“I don’t think you have time to waste not writing because you are afraid you won’t be good enough at it, and I don’t think you have time to waste on someone who does not respond to you with kindness and respect.  You don’t want to spend your time around people who make you hold your breath.  You can’t fill up when you’re holding your breath.  And writing is about filling up, filling up when you are empty, letting images and ideas and smells run down like water--just as writing is also about dealing with the emptiness.  The emptiness destroys enough writers without the help of some friend or spouse.”  (pp. 170-171)

“Toni Morrison said, ‘The function of freedom is to free someone else,’ and if you are no longer wracked or in bondage to a person or a way of life, tell your story.  Risk freeing someone else.  Not everyone will be glad that you did.  Members of your family and other critics may wish you had kept your secrets.  Oh, well, what are you going to do?  Get it all down.  Let it pour out of you onto the page.  Write an incredibly shitty, self-indulgent, whiny, mewling first draft.  Then take out as many of the excesses as you can.”  (p. 193)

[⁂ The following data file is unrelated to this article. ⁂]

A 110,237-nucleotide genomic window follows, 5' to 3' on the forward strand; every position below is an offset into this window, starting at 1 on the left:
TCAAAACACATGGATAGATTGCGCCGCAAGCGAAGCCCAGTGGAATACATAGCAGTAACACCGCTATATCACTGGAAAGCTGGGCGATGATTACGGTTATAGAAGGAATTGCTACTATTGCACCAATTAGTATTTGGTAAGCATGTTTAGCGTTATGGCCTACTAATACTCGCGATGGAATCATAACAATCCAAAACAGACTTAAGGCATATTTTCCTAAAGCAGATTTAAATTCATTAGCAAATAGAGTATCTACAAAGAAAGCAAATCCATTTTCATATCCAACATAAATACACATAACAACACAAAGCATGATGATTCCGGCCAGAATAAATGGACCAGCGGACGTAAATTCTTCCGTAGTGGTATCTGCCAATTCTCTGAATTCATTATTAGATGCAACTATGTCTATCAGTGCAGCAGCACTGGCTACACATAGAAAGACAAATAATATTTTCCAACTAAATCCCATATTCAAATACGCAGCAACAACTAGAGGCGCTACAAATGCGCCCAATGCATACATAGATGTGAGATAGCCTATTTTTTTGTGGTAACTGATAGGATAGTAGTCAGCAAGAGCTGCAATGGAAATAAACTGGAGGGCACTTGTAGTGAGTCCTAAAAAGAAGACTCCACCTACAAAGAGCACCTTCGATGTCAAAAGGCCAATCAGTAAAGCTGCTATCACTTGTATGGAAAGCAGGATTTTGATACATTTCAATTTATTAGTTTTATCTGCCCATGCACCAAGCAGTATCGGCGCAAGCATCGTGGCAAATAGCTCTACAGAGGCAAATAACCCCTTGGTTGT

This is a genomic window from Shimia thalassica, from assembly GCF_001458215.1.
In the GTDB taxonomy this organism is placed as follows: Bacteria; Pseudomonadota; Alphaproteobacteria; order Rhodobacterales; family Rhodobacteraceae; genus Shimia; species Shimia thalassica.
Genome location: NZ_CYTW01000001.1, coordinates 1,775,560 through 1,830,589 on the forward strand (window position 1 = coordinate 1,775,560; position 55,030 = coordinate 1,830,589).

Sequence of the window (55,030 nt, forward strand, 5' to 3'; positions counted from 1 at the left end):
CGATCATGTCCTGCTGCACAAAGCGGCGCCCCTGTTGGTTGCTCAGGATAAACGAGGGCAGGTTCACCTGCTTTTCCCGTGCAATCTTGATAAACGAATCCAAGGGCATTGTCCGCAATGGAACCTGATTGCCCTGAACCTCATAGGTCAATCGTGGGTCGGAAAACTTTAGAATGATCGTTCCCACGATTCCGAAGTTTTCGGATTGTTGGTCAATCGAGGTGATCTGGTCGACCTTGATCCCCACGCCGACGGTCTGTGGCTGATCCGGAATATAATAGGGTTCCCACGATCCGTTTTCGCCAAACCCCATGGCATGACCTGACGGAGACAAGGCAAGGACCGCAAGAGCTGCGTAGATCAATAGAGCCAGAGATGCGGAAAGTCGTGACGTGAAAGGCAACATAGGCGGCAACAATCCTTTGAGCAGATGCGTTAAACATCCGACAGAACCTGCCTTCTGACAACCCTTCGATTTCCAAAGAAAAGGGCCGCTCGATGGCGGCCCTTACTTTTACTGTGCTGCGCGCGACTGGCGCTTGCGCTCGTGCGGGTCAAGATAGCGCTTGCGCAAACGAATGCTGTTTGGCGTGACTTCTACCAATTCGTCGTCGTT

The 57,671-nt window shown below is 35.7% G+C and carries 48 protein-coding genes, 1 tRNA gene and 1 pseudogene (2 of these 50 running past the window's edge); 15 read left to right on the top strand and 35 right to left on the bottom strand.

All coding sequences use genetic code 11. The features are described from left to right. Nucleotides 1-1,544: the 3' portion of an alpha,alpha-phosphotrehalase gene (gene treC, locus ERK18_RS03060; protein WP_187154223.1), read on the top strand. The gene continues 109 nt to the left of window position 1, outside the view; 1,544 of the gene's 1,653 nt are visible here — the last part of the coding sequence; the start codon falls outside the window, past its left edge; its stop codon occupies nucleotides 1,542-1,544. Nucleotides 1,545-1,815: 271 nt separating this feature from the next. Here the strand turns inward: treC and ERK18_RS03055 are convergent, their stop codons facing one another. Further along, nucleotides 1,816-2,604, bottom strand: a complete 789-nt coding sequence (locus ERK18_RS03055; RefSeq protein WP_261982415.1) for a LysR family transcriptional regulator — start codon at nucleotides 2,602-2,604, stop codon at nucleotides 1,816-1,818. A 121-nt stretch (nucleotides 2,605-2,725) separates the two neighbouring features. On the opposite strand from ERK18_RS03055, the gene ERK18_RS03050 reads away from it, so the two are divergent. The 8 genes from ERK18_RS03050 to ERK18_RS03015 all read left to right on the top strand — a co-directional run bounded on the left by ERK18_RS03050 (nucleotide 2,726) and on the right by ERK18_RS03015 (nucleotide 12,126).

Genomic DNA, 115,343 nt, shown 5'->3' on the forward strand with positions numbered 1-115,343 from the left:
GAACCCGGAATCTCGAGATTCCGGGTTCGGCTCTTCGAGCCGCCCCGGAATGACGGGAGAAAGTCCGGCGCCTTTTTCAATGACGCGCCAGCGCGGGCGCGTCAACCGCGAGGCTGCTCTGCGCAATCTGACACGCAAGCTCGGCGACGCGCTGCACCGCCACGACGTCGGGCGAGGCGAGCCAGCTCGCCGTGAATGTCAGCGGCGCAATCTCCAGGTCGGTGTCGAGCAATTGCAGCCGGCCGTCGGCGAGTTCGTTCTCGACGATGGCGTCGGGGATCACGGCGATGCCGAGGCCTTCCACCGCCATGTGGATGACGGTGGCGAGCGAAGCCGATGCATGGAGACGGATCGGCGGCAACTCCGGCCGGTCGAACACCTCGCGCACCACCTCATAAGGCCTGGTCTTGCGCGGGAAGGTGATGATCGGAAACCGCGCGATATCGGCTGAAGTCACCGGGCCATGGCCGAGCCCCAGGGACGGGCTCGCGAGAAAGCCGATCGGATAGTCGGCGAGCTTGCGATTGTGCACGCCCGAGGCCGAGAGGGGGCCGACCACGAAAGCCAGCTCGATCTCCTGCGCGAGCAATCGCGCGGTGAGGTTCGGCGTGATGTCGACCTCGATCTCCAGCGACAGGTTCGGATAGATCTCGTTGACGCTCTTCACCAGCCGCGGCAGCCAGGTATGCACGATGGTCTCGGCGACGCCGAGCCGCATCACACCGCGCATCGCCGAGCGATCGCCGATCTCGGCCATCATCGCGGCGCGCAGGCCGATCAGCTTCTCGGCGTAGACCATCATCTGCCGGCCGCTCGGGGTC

“We write to expose the unexposed.  If there is one door in the castle you have been told not to go through, you must.  Otherwise, you’ll just be rearranging furniture in rooms you’ve already been in.  Most human beings are dedicated to keeping that one door shut.”  (p. 198)

“Maybe what you’ve written will help others, will be a small part of the solution.  You don’t even have to know how or in what way, but if you are writing the clearest, truest words you can find and doing the best you can to understand and communicate, this will shine on paper like its own little lighthouse.  Lighthouses don’t go running all over an island looking for boats to save; they just stand there shining.”  (pp. 235-236)

“Writing and reading decrease our sense of isolation.  They deepen and wide and expand our sense of life: they feed the soul.  When writers make us shake our heads with the exactness of their prose and their truths, and even make us laugh about ourselves or life, our buoyancy is restored.  We are given a shot at dancing with, or at least clapping along with, the absurdity of life, instead of being squashed by it over and over again.  It’s like singing on a boat during a terrible storm at sea.  You can’t stop the raging storm, but singing can change the hearts and spirits of the people who are together on that ship.” (p. 237)